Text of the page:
artistic unknowns by Chris Matarazzogetting older

Back to honesty: Unaffected self-portraits

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In discussions about art, we babble constantly about “quality” as if it is the determining factor in terms of what is “good” or “bad”. Some say that, for instance, Mozart was a better composer than John Williams could ever be. Or, we might dismiss Norman Rockwell (a mere illustrator) in comparison to, say, a VanGogh. We read a novel, and we nit-pick, saying: Steinbeck is sentimental; Dickens’s plots are too neat. A ballet choreographer might look at kids dancing for change on the street and he might say, “Unsophisticated. That’s not art. It’s ‘pop’ dancing.” But, in the end, what does all of this mean? As I have suggested lots of times, isn’t the measure of art in the way it directly affects us? How important is the “quality” of the work? One can (and I certainly do sometimes) marvel at an artist’s craft, but is great skill necessary for great art? Is skill necessary at all?

That said, I do believe that most of the time great art is, at least in part, the product of excellent skill on the part of the artists. But I also believe that someone who doesn’t know what the hell he or she is doing can come up with something great.

This idea (which is nothing new if you are kind enough to keep up with this column) became, once again, vivid for me as I looked over some artwork done by my first grader’s class: self-portraits. Here, you see very little skill. These are kids, after all, no older than seven. But isn’t the work just plain delightful?

Doesn’t it move you to laugh?

Doesn’t it warm your heart?

Doesn’t it make you grin a wry grin to see a kid’s cheeky impression of himself?

After all is said and done, for me, art exists to communicate the truth about what is inside the artist. It exists to teach us lessons about the human soul that can’t always be put into words.

Maybe we need to judge less and feel more.

You don’t need a master’s degree to make art. You don’t have to have graduated from Pratt or Julliard. You just need to be able to find that thing; that earnestness; that sincerity that draws a line of pure energy from your soul to that of your audience.  That’s where artistic magic lies. As you can see above, kids do this without thinking about it. When we grow up, we think ourselves out of being honest sometimes — mostly as a result of self-consciousness.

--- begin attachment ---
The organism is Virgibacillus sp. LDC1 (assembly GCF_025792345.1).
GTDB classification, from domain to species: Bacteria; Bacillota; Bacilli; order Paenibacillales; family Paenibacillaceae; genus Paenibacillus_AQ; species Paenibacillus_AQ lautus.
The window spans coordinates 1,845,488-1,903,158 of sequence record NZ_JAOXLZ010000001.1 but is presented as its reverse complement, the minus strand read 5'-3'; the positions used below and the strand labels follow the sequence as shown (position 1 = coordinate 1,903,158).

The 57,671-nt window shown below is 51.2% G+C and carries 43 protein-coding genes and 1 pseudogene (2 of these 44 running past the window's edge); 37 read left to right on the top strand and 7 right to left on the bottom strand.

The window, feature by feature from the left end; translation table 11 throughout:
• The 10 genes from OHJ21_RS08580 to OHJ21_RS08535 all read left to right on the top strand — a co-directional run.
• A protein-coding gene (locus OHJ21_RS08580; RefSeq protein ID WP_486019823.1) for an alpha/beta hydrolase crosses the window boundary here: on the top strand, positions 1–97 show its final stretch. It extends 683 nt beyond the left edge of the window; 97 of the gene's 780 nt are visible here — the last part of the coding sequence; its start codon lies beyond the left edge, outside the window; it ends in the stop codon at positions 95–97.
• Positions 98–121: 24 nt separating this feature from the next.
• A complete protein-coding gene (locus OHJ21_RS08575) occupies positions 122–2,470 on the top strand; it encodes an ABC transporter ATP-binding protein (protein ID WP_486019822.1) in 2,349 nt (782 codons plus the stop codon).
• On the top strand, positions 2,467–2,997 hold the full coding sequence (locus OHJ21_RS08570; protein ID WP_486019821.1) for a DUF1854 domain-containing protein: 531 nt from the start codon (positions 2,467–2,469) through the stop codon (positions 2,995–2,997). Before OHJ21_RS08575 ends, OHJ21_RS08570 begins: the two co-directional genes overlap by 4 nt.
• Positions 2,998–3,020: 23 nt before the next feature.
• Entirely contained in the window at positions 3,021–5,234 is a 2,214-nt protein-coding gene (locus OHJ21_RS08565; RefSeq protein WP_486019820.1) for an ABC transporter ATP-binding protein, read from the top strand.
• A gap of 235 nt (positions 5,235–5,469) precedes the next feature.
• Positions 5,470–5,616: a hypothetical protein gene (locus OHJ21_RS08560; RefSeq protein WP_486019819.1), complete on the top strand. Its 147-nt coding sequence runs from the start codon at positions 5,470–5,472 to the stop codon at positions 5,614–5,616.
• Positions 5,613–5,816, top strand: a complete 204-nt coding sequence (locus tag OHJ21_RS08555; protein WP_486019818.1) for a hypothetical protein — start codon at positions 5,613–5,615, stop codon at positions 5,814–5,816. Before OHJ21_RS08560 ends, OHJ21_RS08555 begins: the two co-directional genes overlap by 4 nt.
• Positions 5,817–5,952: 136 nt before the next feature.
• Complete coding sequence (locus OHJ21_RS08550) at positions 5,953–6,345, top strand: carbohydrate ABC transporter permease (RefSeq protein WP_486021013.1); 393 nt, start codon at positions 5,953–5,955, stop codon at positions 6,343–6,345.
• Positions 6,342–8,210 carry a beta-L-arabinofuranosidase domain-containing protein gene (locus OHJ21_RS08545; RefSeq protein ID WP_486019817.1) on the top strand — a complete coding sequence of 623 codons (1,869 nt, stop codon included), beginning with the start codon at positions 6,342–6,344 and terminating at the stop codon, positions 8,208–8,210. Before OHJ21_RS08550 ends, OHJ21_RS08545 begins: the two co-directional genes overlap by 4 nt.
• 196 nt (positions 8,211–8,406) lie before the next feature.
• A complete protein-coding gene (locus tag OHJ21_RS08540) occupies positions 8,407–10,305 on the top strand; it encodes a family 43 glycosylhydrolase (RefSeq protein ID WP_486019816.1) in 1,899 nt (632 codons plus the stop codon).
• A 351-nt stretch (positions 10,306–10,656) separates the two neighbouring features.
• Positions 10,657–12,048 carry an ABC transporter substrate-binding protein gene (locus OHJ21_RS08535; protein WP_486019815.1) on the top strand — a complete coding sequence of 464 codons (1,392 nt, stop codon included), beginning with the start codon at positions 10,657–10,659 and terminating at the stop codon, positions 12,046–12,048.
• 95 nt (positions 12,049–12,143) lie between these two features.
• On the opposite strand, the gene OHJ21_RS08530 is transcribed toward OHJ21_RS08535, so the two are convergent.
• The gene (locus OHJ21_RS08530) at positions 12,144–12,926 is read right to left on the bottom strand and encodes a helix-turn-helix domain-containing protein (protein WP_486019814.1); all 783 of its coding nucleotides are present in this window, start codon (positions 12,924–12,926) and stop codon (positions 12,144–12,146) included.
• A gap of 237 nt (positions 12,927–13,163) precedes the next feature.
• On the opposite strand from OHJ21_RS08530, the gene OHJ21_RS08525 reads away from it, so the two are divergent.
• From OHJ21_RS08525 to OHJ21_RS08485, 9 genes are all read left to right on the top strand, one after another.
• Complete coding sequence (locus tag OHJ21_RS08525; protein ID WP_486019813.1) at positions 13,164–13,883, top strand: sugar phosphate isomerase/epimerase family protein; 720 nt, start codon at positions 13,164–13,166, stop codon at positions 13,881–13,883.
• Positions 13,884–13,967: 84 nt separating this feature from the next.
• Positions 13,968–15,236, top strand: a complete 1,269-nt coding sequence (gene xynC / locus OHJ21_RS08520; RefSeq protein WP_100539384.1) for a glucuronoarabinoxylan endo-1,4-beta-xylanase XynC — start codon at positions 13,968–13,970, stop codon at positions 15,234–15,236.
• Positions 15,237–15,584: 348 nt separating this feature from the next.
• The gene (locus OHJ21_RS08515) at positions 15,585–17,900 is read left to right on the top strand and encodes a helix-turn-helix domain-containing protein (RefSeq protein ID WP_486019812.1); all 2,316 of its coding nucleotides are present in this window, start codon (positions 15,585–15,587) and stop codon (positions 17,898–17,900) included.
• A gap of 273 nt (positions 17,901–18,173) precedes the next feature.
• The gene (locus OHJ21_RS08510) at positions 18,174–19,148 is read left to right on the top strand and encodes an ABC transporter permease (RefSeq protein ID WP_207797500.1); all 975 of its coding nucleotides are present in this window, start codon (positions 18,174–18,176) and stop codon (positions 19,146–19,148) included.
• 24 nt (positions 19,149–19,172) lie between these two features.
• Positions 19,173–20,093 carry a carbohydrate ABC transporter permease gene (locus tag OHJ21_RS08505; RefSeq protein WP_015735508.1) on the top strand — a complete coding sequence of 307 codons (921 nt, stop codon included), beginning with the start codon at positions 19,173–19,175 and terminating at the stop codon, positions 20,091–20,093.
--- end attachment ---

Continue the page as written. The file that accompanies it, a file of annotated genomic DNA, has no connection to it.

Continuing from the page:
As a songwriter, I used to be constantly aware of how much “cooler” other writers seemed compared to me. (Not in terms of their personalities but in terms of their work. In general, I’m, like, the coolest guy ever.) For a while, I tried to write hip; I lamented my Romantic approach — my love of melody and, well, beauty. Not until very recently (maybe as a result of coming to grips with being an artistic nobody who is likely to remain so) did I learn to just be honest. If I’m not cool, I’m not cool. But I’m not going to lie.

There are so many times in life when we look at children and lament what we have lost since the days on the swing-set. But not all of it is lost beyond hope. If we shed the layers of self-consciousness, the inner child, cliched as it may seem, is just waiting to shine through.

Chris Matarazzo’s ARTISTIC UNKNOWNS appears every Tuesday.

Chris Matarazzo is a writer, composer, musician and teacher of literature and writing on the college and high school levels. His music can be heard on his recent release, Hats and Rabbits, which is currently available. Chris is also the composer of the score to the off-beat independent film Surrender Dorothy and he performs in the Philadelphia area with the King Richard Band. He's also a relatively prolific novelist, even if no one seems to care yet. His blog, also called Hats and Rabbits, is nice, too, if you get a chance...
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